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  • By James A. Tweedie

Clay Pots



And yet, O Lord, you are our Father. We are the clay and you are the Potter.

We are all formed by your hand. Isaiah 64:8

God takes a ball of wet, amorphous clay And throws the lump onto his potter’s wheel.

And as it spins, caressing hands display A practiced art employed by touch and feel.

But first, trapped air must be expelled by way Of pressing and compressing with the heel

Of hand before the potter has his say In bringing it to life with skillful zeal.

With gentle pressure, two thumbs entering The still point of the turning clay begin

The timeless process known as centering Which lifts and shapes the clay from deep within.

The new-made Man becomes—when glazed and fired— The Master Potter’s masterpiece—inspired.


James A. Tweedie is a recently retired pastor living in Long Beach, Washington. He likes to walk on the beach with his wife. He has written and self-published four novels and a collection of short stories. He has several hundred unpublished poems tucked away in drawers.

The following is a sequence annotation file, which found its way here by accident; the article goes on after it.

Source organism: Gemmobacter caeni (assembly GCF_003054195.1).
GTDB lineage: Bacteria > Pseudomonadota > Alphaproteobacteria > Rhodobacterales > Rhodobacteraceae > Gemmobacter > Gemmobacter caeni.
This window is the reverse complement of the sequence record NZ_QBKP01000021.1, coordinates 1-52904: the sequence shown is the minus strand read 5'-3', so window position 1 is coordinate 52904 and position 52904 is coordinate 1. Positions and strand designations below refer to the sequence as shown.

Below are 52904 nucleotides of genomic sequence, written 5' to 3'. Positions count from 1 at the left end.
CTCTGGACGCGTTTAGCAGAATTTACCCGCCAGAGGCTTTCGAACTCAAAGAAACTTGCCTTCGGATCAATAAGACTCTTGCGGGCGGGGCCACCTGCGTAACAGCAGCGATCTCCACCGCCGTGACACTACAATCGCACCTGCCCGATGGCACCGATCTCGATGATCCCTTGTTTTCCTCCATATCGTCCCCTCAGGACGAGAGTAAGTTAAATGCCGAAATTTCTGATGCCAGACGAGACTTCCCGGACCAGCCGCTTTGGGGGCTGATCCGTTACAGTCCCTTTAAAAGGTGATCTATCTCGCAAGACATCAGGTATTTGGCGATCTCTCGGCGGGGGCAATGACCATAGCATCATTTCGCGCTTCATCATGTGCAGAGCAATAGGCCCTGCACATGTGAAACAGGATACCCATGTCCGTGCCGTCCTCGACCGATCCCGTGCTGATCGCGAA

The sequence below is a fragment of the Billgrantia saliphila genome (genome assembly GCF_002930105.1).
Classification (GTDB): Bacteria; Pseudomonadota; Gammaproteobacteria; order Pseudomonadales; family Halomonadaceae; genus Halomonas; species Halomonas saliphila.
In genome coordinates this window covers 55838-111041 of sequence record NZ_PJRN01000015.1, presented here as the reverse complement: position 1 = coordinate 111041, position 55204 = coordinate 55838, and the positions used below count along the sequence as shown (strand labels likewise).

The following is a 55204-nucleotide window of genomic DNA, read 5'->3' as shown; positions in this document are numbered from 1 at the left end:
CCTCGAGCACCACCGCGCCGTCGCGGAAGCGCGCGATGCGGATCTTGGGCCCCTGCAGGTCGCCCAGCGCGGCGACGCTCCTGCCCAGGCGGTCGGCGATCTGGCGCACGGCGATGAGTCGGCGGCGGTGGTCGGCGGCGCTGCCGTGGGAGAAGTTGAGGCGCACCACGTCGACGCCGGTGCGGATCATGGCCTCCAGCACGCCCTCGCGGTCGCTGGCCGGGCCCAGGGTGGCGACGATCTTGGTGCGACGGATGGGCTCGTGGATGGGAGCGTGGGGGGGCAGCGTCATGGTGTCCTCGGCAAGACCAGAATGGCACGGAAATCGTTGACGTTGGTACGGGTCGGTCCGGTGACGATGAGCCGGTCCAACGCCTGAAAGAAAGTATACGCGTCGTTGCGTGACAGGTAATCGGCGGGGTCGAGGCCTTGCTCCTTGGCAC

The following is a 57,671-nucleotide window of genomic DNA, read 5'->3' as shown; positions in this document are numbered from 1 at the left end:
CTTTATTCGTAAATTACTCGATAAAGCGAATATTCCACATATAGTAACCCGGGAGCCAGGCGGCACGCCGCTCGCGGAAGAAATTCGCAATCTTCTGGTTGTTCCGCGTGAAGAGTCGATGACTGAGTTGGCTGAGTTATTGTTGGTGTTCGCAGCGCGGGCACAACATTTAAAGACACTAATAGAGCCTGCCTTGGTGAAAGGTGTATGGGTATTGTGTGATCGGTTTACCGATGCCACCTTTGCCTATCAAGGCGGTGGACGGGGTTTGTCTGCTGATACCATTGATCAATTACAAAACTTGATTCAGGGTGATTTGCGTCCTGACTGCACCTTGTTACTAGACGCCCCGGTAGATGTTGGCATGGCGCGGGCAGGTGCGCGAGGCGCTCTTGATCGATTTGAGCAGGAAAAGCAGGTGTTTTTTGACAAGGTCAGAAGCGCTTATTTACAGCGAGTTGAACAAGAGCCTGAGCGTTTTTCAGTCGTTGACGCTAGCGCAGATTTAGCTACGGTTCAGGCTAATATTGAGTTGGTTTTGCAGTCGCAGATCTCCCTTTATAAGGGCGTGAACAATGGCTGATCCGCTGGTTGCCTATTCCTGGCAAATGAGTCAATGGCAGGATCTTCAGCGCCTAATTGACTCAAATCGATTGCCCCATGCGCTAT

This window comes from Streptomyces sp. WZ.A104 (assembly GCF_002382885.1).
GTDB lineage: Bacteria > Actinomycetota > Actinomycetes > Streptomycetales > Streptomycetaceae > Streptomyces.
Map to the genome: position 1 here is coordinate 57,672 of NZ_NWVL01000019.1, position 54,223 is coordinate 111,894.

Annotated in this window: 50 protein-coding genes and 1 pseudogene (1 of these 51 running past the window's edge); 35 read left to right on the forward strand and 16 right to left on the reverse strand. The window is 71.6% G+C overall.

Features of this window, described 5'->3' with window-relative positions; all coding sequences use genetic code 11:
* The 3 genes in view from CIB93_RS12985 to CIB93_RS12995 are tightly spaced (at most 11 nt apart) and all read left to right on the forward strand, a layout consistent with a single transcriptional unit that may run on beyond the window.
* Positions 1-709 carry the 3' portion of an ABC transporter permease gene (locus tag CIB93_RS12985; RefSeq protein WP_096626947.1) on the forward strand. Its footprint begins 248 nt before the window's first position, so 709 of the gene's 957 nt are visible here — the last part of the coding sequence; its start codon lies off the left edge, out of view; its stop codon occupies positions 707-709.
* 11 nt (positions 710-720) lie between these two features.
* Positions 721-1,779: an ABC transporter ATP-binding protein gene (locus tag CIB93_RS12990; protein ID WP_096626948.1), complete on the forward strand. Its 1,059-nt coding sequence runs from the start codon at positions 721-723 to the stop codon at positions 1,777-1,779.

3 Comments


ajsedia
Jun 17, 2022

The high point of the poem is the description of "centering" - "lifting" and "shaping" the clay "from deep within." What better way to describe the uniqueness of each of us as well as the innate desire to reach up - "lift" - toward something greater, towards God?

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Cindy Erlandson
Cindy Erlandson
May 24, 2022

As a poet/pastor, you have expounded on the epigraph from Isaiah -- a poetic sermon designed to put the prophet's image more clearly in the reader's/hearer's mind. I love the closing couplet, especially "The Master Potter's masterpiece".

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jm6783685
jm6783685
May 24, 2022

The metaphor would work just as well - no, better! - without the comparison being drawn. That job is surely done by the epigraph.

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